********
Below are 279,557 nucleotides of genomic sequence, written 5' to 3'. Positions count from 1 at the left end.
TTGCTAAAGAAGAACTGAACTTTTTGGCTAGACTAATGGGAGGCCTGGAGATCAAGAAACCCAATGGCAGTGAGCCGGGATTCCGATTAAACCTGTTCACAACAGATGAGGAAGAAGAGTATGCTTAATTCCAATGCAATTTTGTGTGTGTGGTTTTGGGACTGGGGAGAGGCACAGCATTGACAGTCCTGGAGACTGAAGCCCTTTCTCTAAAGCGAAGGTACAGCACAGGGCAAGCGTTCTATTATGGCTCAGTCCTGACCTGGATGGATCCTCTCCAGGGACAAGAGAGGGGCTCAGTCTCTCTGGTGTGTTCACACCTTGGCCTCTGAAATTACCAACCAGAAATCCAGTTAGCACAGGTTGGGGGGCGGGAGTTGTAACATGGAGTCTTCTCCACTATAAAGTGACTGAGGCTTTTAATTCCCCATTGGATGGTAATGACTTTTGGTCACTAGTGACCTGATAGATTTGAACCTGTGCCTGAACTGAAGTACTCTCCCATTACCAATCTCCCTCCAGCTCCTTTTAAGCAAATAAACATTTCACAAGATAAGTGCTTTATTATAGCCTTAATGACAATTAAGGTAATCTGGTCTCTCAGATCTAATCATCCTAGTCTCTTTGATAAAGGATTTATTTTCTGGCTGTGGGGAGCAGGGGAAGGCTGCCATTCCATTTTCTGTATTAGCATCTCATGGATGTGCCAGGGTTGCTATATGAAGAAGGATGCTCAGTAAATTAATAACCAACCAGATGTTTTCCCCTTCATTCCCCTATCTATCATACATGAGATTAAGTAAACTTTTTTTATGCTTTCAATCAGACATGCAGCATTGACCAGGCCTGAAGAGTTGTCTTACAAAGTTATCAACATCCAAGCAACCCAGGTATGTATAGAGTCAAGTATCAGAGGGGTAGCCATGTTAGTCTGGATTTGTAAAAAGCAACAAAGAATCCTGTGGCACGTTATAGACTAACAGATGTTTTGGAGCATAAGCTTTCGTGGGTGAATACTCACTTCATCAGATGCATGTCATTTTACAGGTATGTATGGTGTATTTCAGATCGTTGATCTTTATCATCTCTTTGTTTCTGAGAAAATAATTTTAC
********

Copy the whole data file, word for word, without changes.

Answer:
Below are 279,557 nucleotides of genomic sequence, written 5' to 3'. Positions count from 1 at the left end.
TTGCTAAAGAAGAACTGAACTTTTTGGCTAGACTAATGGGAGGCCTGGAGATCAAGAAACCCAATGGCAGTGAGCCGGGATTCCGATTAAACCTGTTCACAACAGATGAGGAAGAAGAGTATGCTTAATTCCAATGCAATTTTGTGTGTGTGGTTTTGGGACTGGGGAGAGGCACAGCATTGACAGTCCTGGAGACTGAAGCCCTTTCTCTAAAGCGAAGGTACAGCACAGGGCAAGCGTTCTATTATGGCTCAGTCCTGACCTGGATGGATCCTCTCCAGGGACAAGAGAGGGGCTCAGTCTCTCTGGTGTGTTCACACCTTGGCCTCTGAAATTACCAACCAGAAATCCAGTTAGCACAGGTTGGGGGGCGGGAGTTGTAACATGGAGTCTTCTCCACTATAAAGTGACTGAGGCTTTTAATTCCCCATTGGATGGTAATGACTTTTGGTCACTAGTGACCTGATAGATTTGAACCTGTGCCTGAACTGAAGTACTCTCCCATTACCAATCTCCCTCCAGCTCCTTTTAAGCAAATAAACATTTCACAAGATAAGTGCTTTATTATAGCCTTAATGACAATTAAGGTAATCTGGTCTCTCAGATCTAATCATCCTAGTCTCTTTGATAAAGGATTTATTTTCTGGCTGTGGGGAGCAGGGGAAGGCTGCCATTCCATTTTCTGTATTAGCATCTCATGGATGTGCCAGGGTTGCTATATGAAGAAGGATGCTCAGTAAATTAATAACCAACCAGATGTTTTCCCCTTCATTCCCCTATCTATCATACATGAGATTAAGTAAACTTTTTTTATGCTTTCAATCAGACATGCAGCATTGACCAGGCCTGAAGAGTTGTCTTACAAAGTTATCAACATCCAAGCAACCCAGGTATGTATAGAGTCAAGTATCAGAGGGGTAGCCATGTTAGTCTGGATTTGTAAAAAGCAACAAAGAATCCTGTGGCACGTTATAGACTAACAGATGTTTTGGAGCATAAGCTTTCGTGGGTGAATACTCACTTCATCAGATGCATGTCATTTTACAGGTATGTATGGTGTATTTCAGATCGTTGATCTTTATCATCTCTTTGTTTCTGAGAAAATAATTTTAC